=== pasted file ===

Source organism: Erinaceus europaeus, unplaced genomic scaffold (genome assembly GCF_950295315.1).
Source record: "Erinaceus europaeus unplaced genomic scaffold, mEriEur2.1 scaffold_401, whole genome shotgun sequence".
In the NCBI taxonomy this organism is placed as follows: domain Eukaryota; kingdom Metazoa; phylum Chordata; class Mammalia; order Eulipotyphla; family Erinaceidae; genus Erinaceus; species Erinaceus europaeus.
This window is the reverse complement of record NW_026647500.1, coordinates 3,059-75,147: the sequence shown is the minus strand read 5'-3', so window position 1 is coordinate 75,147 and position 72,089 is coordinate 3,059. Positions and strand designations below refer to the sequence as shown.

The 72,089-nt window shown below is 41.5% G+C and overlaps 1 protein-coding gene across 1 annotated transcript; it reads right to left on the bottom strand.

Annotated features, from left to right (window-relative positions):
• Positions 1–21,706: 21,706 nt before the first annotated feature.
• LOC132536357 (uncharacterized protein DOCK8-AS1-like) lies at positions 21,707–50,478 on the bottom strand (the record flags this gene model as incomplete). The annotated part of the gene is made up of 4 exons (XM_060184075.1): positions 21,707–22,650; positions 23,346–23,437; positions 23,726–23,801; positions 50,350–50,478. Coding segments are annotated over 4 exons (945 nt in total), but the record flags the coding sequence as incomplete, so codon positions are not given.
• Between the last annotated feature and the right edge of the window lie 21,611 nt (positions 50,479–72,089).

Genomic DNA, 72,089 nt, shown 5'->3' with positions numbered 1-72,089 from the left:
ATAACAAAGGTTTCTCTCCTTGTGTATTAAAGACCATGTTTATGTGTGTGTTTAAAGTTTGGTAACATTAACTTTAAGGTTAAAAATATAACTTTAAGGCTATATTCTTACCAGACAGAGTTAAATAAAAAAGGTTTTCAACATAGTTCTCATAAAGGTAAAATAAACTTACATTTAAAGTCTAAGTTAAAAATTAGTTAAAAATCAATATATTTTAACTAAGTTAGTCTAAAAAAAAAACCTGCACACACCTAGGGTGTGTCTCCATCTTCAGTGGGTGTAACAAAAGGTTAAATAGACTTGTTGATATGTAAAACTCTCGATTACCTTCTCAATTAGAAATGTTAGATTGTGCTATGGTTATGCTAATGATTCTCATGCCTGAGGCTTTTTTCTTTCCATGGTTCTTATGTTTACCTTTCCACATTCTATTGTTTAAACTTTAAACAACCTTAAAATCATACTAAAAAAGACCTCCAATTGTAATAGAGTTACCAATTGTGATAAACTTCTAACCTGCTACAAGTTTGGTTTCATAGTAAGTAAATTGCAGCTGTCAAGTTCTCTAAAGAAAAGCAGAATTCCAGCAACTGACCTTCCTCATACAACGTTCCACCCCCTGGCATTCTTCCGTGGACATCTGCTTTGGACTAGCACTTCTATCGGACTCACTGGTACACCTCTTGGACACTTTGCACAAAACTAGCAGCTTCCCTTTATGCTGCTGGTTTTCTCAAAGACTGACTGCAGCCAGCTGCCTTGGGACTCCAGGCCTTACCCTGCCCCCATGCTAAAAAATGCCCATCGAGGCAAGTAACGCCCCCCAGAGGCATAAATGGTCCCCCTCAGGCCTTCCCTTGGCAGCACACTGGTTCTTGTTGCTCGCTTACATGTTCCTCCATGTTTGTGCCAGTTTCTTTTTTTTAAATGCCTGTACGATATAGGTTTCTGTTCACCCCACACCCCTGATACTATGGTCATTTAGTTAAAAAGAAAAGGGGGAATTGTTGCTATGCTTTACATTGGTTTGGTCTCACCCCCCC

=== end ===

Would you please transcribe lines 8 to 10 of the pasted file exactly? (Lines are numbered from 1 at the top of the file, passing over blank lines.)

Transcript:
• LOC132536357 (uncharacterized protein DOCK8-AS1-like) lies at positions 21,707–50,478 on the bottom strand (the record flags this gene model as incomplete). The annotated part of the gene is made up of 4 exons (XM_060184075.1): positions 21,707–22,650; positions 23,346–23,437; positions 23,726–23,801; positions 50,350–50,478. Coding segments are annotated over 4 exons (945 nt in total), but the record flags the coding sequence as incomplete, so codon positions are not given.
• Between the last annotated feature and the right edge of the window lie 21,611 nt (positions 50,479–72,089).

Genomic DNA, 72,089 nt, shown 5'->3' with positions numbered 1-72,089 from the left: